With the passing of former president John Magufuli, Tanzania is at a crossroads; one in which businesses await to see if the inauguration of the new president, Samia Suluhu Hassan, marks an opportunity for change, not just for business, but for all Tanzanians. Hassan is the first woman to hold the post, as well as the first to hail from Zanzibar, with its distinct contribution to that nation’s history.
In that sense, she is a trailblazer for her people, much as Shemane, a skilled corporate lawyer who specialises in corporate and M&A, and associated issues such as tax, is for her firm.
Shemane, one of the small numbers of US/Tanzanian qualified lawyers whose careers span in-house and private practice, is a trusted advisor to business, whether proudly African, or internationally diverse.
She is, she tells Africa Legal, actively advising clients on a range of matters, mentioning the challenging regulatory environment businesses can face in Tanzania, if not properly advised; tax, restructuring, finance all feature.
Clients, she says, have “increased their focus on carefully managing regulatory and compliance issues, including tax and structuring and planning”; while hers is a client-centric approach, which “understands their business objectives while delivering solutions that are commercially viable”, as well as legally practicable.
While A&K Tanzania is a full-service law firm, she says, she has clients in mining, hospitality, and telecoms, all highly regulated industries in Tanzania, and despite the impact of the pandemic on the regional economy, she notes, the firm has not ceased deal-making. On the corporate side there is M&A activity, as clients seek to restructure and dispose of assets, while others see the chance to enter the market, through strategic joint ventures, or mergers.
For each, her approach is one that gives clients “what they need to know to get (the deal) done”; as well as how, and if, they can do it, all while minimising risk.
This “has allowed us to leverage our ability to connect clients with (mutual) synergies and despite its immense challenges, the pandemic has created a multitude of opportunities for us as a firm.”
Hers is a pragmatic practice; she does not repeat statutes back to her clients, but rather, gives trusted business advice that gives clients the crisp, clear, commercial answers they can work with.
A&K Tanzania, as a business itself, has met the ebb and flow of demand during a challenging business environment; Shemane, who is quietly focused and positive, says new leadership offers a chance for the state, too, to be more business friendly.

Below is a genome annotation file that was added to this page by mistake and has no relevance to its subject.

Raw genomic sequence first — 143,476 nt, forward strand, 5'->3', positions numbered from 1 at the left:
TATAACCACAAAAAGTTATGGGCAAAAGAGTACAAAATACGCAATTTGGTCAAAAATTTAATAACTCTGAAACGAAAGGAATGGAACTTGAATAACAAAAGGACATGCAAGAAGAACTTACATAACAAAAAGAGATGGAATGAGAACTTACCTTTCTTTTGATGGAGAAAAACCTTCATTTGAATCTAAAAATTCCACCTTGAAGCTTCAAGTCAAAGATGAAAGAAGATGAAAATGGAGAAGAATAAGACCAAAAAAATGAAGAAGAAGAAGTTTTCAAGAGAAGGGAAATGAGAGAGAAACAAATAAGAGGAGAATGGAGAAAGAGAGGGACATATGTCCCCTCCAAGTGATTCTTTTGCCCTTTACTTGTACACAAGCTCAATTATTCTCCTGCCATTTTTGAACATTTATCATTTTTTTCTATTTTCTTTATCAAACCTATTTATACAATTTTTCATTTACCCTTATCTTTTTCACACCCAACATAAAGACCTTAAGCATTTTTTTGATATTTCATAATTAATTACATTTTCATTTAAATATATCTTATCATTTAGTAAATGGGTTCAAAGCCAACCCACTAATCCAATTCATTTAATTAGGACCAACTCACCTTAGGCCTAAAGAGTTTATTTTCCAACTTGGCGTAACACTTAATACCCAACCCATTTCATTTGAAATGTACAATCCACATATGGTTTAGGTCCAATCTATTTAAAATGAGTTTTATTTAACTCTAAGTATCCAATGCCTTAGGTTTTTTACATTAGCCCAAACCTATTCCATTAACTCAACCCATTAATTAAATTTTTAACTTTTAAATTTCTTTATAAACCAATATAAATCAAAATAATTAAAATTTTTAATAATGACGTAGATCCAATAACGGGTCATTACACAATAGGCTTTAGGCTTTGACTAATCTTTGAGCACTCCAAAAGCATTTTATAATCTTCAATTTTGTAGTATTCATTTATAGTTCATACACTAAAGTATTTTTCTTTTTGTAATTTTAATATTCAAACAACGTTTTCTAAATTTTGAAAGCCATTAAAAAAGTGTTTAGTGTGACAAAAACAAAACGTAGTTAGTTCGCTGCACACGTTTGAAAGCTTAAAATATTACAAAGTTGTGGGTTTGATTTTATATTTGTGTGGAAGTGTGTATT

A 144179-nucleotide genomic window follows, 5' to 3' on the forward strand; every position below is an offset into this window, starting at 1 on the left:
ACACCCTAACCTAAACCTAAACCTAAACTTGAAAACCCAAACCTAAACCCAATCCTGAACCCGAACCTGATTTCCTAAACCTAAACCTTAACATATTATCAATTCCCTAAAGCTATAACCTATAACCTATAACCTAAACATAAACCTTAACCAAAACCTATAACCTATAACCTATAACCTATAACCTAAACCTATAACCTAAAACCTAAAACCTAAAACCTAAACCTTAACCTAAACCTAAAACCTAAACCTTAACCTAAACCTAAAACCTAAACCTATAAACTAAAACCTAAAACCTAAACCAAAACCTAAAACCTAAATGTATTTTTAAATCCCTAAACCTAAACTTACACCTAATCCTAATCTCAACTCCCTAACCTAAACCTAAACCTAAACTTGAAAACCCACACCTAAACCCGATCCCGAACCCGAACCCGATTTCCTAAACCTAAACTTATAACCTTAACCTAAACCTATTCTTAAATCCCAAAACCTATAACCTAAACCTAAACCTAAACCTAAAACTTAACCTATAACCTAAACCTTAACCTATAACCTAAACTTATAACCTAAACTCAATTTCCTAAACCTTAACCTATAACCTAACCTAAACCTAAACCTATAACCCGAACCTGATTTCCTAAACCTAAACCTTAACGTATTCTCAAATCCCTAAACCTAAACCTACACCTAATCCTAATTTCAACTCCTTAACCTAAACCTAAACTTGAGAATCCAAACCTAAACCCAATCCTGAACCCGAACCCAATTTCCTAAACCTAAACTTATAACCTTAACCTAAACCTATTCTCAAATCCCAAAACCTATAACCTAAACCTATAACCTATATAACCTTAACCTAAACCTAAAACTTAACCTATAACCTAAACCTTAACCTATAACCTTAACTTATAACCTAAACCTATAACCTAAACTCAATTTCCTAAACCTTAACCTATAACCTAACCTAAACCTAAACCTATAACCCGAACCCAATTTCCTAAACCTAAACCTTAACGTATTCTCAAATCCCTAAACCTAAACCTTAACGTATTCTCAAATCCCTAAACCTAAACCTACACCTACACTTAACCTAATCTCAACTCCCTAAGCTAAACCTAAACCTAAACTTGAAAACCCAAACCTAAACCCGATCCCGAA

“Tanzania is at a very critical juncture”; for, despite press reports that have not always portrayed Tanzania in the most favourable light, it “is ripe with an opportunity for reform… the question is how that opportunity can best be managed to bring the right results.”
Shemane says Hassan’s appointment of a new minister of foreign affairs “sends a very clear signal to the international community about where diplomatic relations rank in terms of her priorities”, which bodes well for increased foreign direct investment, which had reduced during Magufuli’s latter years, but “the right frameworks need to be in place for trade agreements,” so as to avoid challenges in implementing any US, UK, or EU deals.
“Every political transition marks an opportunity for change,” says Shemane; “Policies and positions adopted by the previous government… create an even greater expectation for President Hassan's government to catalyse reform in areas that extend well beyond the business environment,” including fundamental rights and protections, media freedom, and an evaluation of Covid-19 policies, which “strongly suggests that the country's policies on this issue may also shift in the near future.”
That means it is “very important for investors to understand the likely reality of how the new government might operate based on our history and also our future aspirations.”
Supplying this on the webinar will be Lawrence Nyasebwa Mafuru, the former Treasury Registrar of the Ministry of Finance; equally, understanding Tanzania‘s pan-African context is essential, with Dr Greg Mills, director of the Johannesburg-based Brenthurst Foundation, adding economic insights.
Joining them will be seasoned business advisor, John Ulanga, of TradeMark East Africa who has senior experience with multinationals like BG and Diageo; all three will share practical insights on what such reforms could mean for investors.
“Tanzania: Take-Two – Insights on the impact of the political transition on business”, hosted by A&K Tanzania and Bankable, takes place on April 23, 2021; from 2-3.30pm EAT. Contact firstname.lastname@example.org
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